The king worshipped the goddess Saraswathi on the seventh day and Mahishasuramardini on the eighth. On Mahanavami, the royal sword was worshipped ceremoniously and all the weapons were taken out in a procession of the army elephants, horses, camels, and the royal retinue. Ceremonies were held on Chamundi Hills.

The Vijayadasami celebrations, which included the Jambu savari (elephant procession), marked the culmination of the Navaratri festivities. The grandeur of this event popularised the Mysore Dasara the world over. On this day, the king worshipped the royal sword, placed it on a palanquin and offered an ash gourd smeared with vermilion as a sacrifice to it. He headed the grand procession, seated on the 750-kg golden howdah atop the royal elephant.

Today the ceremonies are largely a private affair of the royal family, witnessed by a select audience. Clad in royal attire and traditional headgear, Srikantadutta Narasimharaja Wodeyar, the scion of the royal family, ascends the seven steps to the golden throne which is assembled according to religious instructions at a preordained hour for the public to pay their obeisance to the king. Court musicians then play the signature tune composed to commemorate the assumption of power by the Wodeyars.

The most significant change in the Dasara celebrations now is that the idol of the goddess Chamundeshwari has replaced the king in the procession. With the royal procession no longer meant to showcase the military might of the Wodeyars, also absent are the soldiers. Though the route of the procession is more or less the same, its focus today, besides entertaining the crowds, as it traverses the thoroughfares of Mysore, is to showcase the cultural heritage of the State and the achievements of the government.

When the procession reaches Bannimantap (open ground), there is a torchlight parade (Panjina Kavayatthu) followed by fireworks to mark the conclusion of the Vijayadasami festivities. Besides the colourful Vijayadasami parade, Dasara is marked by daily performances by renowned musicians at the Amba Vilas Palace and an exhibition at Doddakere Maidan. The festival has also gained importance as an advertisement of the cultural diversity and achievements of Karnataka.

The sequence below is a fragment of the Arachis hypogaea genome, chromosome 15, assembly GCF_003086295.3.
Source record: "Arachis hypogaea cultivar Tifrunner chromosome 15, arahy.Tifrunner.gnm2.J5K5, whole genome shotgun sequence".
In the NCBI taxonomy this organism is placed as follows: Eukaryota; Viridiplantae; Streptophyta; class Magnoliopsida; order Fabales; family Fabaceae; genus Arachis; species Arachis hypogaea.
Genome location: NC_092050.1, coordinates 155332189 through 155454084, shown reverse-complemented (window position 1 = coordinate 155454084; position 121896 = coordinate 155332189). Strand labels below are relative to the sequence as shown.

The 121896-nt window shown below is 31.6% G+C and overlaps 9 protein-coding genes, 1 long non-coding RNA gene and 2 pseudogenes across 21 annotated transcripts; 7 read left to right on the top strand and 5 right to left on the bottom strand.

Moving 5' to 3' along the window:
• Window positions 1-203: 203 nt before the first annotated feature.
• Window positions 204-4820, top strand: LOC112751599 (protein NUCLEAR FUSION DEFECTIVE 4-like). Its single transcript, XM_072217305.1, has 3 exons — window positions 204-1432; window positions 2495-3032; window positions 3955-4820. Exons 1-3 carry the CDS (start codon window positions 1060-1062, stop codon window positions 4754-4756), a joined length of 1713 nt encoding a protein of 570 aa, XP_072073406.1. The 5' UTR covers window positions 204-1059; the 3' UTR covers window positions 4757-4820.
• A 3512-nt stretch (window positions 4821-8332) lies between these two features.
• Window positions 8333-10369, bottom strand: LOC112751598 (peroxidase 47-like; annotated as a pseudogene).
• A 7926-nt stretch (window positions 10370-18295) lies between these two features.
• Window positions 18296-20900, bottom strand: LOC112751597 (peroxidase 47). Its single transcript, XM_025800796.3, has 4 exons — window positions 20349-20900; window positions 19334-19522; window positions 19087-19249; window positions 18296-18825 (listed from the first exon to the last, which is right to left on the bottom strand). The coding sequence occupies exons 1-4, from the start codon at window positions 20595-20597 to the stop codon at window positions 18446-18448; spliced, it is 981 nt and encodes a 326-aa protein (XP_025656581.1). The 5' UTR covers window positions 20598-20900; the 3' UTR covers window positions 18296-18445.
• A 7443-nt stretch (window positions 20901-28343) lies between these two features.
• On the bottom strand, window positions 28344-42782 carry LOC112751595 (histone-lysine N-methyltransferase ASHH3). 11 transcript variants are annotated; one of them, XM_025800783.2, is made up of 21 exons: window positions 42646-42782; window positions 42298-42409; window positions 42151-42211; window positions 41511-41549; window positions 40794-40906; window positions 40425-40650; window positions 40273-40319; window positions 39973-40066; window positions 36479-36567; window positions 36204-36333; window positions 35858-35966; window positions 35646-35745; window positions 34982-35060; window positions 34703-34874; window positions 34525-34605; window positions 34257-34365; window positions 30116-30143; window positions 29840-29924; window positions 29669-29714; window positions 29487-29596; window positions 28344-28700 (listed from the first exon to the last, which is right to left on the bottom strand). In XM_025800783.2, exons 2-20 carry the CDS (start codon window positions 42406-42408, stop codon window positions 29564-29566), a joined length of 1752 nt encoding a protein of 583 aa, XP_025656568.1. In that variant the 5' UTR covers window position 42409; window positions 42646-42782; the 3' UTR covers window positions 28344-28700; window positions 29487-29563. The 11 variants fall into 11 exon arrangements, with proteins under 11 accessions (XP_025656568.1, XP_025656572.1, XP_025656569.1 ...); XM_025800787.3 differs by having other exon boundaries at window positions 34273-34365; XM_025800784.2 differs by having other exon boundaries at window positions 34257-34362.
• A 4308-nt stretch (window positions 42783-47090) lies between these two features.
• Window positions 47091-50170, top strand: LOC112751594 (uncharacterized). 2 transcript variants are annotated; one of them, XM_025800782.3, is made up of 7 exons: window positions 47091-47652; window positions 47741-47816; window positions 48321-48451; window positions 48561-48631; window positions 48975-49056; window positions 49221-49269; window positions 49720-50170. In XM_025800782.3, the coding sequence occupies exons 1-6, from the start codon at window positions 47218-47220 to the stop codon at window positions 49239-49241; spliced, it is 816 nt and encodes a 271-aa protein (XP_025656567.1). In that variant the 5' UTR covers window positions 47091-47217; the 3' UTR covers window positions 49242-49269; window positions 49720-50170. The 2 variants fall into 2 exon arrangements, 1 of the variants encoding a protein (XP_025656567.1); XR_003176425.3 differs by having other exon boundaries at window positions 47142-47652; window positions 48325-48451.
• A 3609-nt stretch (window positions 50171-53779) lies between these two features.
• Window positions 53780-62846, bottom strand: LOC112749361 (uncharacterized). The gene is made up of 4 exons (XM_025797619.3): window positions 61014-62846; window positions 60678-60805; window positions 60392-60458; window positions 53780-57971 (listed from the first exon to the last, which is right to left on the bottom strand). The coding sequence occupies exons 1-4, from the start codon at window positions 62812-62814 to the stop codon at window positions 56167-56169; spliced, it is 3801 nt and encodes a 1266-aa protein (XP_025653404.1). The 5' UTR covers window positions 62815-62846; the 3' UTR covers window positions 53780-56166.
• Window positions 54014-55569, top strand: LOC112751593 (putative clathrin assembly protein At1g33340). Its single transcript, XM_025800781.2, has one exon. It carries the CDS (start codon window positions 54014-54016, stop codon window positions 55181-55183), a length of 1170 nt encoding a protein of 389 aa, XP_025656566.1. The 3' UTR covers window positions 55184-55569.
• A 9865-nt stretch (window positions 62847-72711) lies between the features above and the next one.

Changes for Dasara 2010

This year the government has banned all unauthorised banners, hoardings and placards, especially those with the photographs of politicians. Speaking to Frontline, Mysore Deputy Commissioner Harsh Gupta said the designs of all hoardings for the festival would have to be approved by the government-appointed Dasara Organising Committee.

To involve the participation of more people in the festivities, the government has planned a lot of programmes. We want the involvement of the people in the Dasara. Therefore we are organising a kite festival/competition, a special Mahila Dasara (women's Dasara) for local women to participate in cultural programmes, and events for children. The children's talent competition will be judged by child prodigies such as Master Kishan, the youngest director of a professionally made feature length film' as acknowledged by the Guinness Book of World Records, he said.

The Commissioner also said the administration had decided to bring schoolchildren from all government and aided schools in the district to Mysore city, both during the run-up to the festivities and during the 10-day period. Spread over seven weeks, the special tour of Mysore will enable children to visit places of historical, cultural, zoological and botanical importance. In addition, 3,000 government schoolchildren will be exposed to a talent competition.

As part of the focus on public involvement in the Dasara, some restaurants have agreed to serve a full meal to the economically weaker sections at Rs.20 (the usual price varies between Rs.40 and Rs.45). Changes have also been incorporated in the Yuva Dasara. Said Harsh Gupta: While earlier it was more of an orchestra-related event, we have decided to conduct it as an inter-collegiate cultural programme. It will be held in the open-air theatre of Mysore University.